To deal with the commitment on the project, Net Engineering invested in the training of the resources and the hardware and software consulting the leading software houses like Autodesk, Bentley, Nemetschek, Novapoint, etc., so that the choice could be oriented to the most suitable tools for the purpose. As far as the training of the resources was concerned, the members of the work team attended courses for BIM specialist, BIM Co-ordinator and BIM Manager, in addition to a tutorship in project coaching with an external consultant.
The project development path divided into two parallel spheres. The first, more methodological, saw the commitment of the Project Manager in the development of the BIM Execution Plan for the pilot project, starting from a general template developed by the co-ordinator of the BIM-OICE project. The second, strictly operational sphere, concerned the design processes carried out between February and May 2017 and was powered by the results achieved in the methodological sphere. The technical team was face with a completely new management of design processes which shifted the focus of the work from the drafting of graphic printouts to three-dimensional design of items and, in particular, the need to get the design disciplines to interact in a structured manner.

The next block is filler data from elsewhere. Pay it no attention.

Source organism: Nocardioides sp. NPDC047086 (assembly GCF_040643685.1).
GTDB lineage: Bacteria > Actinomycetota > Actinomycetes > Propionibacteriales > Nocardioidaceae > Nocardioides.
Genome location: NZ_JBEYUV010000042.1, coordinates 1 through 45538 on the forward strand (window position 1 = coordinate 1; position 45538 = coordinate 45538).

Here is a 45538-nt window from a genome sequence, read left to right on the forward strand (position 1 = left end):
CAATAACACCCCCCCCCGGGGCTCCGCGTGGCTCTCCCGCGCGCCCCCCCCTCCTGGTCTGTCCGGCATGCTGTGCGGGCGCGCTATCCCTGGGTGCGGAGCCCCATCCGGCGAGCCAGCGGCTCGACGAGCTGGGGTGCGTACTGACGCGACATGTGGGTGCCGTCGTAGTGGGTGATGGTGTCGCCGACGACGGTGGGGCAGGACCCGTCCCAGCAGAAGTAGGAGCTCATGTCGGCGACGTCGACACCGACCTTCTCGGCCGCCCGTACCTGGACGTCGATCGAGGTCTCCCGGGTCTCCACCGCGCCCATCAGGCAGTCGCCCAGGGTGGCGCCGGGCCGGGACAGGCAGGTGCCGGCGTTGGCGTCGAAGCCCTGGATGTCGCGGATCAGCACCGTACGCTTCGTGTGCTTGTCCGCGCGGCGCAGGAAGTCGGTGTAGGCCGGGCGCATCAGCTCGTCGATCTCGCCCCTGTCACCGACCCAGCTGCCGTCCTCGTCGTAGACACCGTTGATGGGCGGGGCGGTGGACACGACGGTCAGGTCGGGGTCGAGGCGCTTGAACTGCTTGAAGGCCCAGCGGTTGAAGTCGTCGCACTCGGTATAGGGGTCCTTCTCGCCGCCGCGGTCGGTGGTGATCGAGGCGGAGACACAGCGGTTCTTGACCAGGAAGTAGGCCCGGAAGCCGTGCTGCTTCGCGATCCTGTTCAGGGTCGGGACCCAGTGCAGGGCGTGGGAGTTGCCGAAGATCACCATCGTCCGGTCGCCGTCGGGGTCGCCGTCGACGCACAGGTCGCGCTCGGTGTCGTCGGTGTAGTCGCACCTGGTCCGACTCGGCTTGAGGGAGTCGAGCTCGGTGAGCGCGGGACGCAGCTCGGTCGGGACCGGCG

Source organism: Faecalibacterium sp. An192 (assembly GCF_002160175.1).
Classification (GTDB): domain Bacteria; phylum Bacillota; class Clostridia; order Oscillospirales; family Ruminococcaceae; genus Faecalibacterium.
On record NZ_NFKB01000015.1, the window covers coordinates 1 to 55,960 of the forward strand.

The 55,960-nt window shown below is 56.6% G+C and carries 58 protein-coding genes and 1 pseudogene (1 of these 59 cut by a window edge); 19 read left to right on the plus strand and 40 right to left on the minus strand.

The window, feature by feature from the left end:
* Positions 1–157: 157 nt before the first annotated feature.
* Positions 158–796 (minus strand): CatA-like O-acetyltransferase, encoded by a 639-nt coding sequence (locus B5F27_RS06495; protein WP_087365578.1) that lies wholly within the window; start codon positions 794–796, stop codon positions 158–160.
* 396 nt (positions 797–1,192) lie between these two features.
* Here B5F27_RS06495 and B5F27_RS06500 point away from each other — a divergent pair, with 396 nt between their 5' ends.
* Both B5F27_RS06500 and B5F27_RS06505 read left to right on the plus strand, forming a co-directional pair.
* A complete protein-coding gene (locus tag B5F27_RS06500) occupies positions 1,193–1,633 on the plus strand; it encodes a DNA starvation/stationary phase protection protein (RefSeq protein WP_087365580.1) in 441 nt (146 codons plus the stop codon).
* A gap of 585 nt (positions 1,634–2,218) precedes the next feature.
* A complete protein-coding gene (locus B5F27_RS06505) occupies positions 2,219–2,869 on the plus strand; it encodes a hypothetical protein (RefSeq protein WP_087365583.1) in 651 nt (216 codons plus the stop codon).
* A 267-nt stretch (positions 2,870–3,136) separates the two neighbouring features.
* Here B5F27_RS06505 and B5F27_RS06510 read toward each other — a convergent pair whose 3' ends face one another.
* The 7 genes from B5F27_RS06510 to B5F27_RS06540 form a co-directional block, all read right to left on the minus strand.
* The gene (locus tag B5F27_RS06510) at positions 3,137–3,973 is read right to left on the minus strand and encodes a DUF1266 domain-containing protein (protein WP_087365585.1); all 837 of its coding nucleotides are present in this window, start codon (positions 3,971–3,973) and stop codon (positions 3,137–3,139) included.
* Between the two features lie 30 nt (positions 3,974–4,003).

To facilitate the transition to this new approach, Net Engineering acquired a project management software to structure the information and have an integrated environment to share the project documents (the Common Data Environment). The team immediately used the tools attached to the reference BEP starting from the project sheets drafted during start-up, which are the first opportunity for the digitalisation of the data from the re-examination of the engagement agreement in the CDE. This is a document kept constantly updated as the Project Manager acquires information useful for the project. At the same time, another two tools set out in the BEP were developed – the PBS and the Processes Spreadsheet. The Project Breakdown Structure (PBS) was obtained by breaking up the work in accordance with the feasibility study, indicating 4 batches, subdividing them into sections of kilometric progression and pushing the breakdown to a sufficiently representative level of the design stage indicated in the engagement. The Processes Spreadsheet is the real heart of all the organisation of the project. It is a very powerful tool because it is able to intercept and map all the necessary information and ensure the integration of all the design disciplines.